November 15, 2022 @ 10:30 am – 5:00 pm




The IRM will host our fall symposium, Convergent Mechanisms for Building and Breaking the Gut Barrier, on Tuesday, November 15, 2022 in the Smilow Center for Translational Research Rubenstein Auditorium and Commons. This in person event will explore several facets of the critical gut barrier niche, including the stem cell identities and developmental pathways that comprise the barrier, barrier regeneration, and the role of stem cells in malignant transformations.

We invite trainees to submit abstracts for posters and lightning talks!

Need directions to Smilow? Click here.


Download a PDF version of our schedule.


  • Linda Samuelson, PhD (University of Michigan)
  • Kelley Yan, MD, PhD (Columbia)
  • Klaus Kaestner, PhD (Penn)
  • Mike Verzi, PhD (Rutgers)
  • Nicole Belle, MD, PhD (Penn)
  • Maayan Levy, PhD (Penn)
  • Luke Dow, PhD (Cornell)
  • Omer Yilmaz, MD, PhD (MIT)


Students and postdocs: we are looking for lightning talk and poster presenters! Lightning talks are 90 second, 1 slide “pitches” of your work to the gathered audience. If you are conducting research into an area related to our symposium theme, submit an abstract to Diona.Cashioli@pennmedicine.upenn.edu by Friday, Nov 4 at 5 PM. Abstracts must include a title, authors and affiliations, and no more than 250 words describing the research.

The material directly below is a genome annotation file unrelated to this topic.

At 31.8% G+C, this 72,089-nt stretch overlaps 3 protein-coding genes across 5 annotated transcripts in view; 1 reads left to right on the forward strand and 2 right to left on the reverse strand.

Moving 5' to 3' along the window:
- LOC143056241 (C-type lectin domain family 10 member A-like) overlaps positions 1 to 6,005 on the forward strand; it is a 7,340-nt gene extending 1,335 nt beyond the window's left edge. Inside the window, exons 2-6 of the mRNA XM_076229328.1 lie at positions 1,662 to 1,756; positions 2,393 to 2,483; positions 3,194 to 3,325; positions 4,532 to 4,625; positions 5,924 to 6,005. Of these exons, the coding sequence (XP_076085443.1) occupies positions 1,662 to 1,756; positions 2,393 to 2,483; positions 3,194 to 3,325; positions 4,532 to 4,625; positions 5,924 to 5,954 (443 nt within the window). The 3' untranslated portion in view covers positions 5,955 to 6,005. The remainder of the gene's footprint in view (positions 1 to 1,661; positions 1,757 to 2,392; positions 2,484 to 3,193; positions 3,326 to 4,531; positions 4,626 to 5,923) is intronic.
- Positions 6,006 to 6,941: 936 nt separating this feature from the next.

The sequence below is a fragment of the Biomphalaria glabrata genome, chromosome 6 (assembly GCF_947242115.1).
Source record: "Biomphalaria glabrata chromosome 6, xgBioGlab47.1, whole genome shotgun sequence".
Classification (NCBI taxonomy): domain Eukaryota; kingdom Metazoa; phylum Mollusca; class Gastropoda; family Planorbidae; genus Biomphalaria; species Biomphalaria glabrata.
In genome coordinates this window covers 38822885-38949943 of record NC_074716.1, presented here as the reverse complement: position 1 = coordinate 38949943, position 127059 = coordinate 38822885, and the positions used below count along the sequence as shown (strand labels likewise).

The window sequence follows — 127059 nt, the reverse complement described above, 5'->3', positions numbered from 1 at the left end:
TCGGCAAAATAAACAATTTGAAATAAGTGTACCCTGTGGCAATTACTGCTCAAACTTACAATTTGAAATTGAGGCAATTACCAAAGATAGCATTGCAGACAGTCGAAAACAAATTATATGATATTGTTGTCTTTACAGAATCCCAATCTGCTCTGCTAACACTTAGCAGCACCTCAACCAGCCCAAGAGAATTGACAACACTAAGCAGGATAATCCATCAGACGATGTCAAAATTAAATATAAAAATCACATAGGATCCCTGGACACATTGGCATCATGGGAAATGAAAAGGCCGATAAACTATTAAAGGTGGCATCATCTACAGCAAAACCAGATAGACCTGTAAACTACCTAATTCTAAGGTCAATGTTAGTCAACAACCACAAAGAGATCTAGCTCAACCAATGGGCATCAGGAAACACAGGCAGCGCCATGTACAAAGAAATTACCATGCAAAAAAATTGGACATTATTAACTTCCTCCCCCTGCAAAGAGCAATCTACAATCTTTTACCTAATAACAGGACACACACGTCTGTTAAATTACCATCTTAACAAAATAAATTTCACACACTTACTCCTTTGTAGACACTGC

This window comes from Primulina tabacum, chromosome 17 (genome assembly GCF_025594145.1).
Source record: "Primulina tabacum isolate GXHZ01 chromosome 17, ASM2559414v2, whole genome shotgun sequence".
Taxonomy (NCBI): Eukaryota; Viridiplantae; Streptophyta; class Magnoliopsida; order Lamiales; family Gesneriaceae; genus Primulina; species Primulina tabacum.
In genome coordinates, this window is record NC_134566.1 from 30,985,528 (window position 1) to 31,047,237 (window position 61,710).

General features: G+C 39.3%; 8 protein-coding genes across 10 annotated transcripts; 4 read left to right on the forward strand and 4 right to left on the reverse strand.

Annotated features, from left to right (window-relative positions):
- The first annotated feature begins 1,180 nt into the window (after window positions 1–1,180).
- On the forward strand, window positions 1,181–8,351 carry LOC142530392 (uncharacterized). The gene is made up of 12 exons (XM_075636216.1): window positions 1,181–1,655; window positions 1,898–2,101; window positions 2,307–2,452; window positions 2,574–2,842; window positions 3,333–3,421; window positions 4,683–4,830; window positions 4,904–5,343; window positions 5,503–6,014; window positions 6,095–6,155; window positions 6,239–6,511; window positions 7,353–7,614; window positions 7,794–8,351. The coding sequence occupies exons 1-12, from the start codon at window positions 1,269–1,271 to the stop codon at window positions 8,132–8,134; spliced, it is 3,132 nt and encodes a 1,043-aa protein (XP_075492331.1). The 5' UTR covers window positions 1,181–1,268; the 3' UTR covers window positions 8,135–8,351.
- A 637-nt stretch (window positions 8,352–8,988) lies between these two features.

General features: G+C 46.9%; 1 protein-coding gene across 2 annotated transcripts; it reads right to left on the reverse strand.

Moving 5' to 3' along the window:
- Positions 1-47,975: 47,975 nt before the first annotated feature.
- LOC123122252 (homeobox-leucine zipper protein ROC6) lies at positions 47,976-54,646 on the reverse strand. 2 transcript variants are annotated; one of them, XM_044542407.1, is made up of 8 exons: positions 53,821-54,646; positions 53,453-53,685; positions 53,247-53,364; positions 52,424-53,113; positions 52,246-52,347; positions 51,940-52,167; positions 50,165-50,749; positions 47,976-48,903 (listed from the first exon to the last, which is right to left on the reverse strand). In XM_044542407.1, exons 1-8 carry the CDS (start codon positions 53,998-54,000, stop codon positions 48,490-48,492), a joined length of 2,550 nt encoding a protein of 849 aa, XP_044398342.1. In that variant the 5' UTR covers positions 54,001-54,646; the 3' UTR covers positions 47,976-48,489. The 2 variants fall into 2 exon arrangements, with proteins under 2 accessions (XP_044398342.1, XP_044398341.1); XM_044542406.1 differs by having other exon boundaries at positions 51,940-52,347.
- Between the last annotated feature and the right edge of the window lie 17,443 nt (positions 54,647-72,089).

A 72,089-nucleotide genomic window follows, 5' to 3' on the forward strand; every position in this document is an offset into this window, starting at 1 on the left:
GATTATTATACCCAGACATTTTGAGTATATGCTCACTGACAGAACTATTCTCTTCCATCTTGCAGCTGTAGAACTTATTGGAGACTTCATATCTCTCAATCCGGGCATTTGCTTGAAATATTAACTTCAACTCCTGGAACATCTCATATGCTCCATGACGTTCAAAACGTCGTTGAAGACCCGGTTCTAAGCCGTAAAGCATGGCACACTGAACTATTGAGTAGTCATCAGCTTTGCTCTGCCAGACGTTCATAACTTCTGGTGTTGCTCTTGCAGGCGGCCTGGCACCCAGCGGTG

Posters from trainees studying topics related to the symposium theme are welcome! Please submit your name, affiliations, authors, and title to Diona.Cashioli@pennmedicine.upenn.edu by Friday, Nov 4 at 5 PM. You do not need to submit a full abstract unless you wish to be considered for a lightning talk.


Thank you to our generous sponsors:

The mission of the Center for Molecular Studies in Digestive and Liver Diseases (CMSDLD) is to unite investigators with interests in digestive and liver disease in the exploration of creative experimental approaches as well as to stimulate others to enter these areas of research. The scientific focus of the Center revolves around host-environmental interactions in digestive and liver disease research from bench to bedside.
The Gastrointestinal Epithelium Modeling (GEM) Program is a collaborative research effort designed to accelerate discovery and innovation using patient-derived organoids (PDO). The GEM Program supports bi-directional, bench-to-bedside research with the goal of developing new therapies for pediatric gastrointestinal diseases. As part of the Division of Gastroenterology, Hepatology and Nutrition, the GEM Program is comprised of scientists and clinicians committed to investigating the pathophysiology of diseases including eosinophilic esophagitis (EoE), inflammatory bowel disease (IBD), Hirschsprung disease and celiac disease.
STEMCELL Technologies provides high-quality cell culture media, cell separation technologies, instruments, accessory products, and educational resources to scientists around the world working on stem cell, immunology, cancer, regenerative medicine, and cellular therapy research. STEMCELL Technologies is dedicated to improving lives through advanced knowledge and scientific discovery, through their commitment to fostering diversity and inclusion in STEM and the life sciences industry, and through investments in sustainability, community, and social responsibility.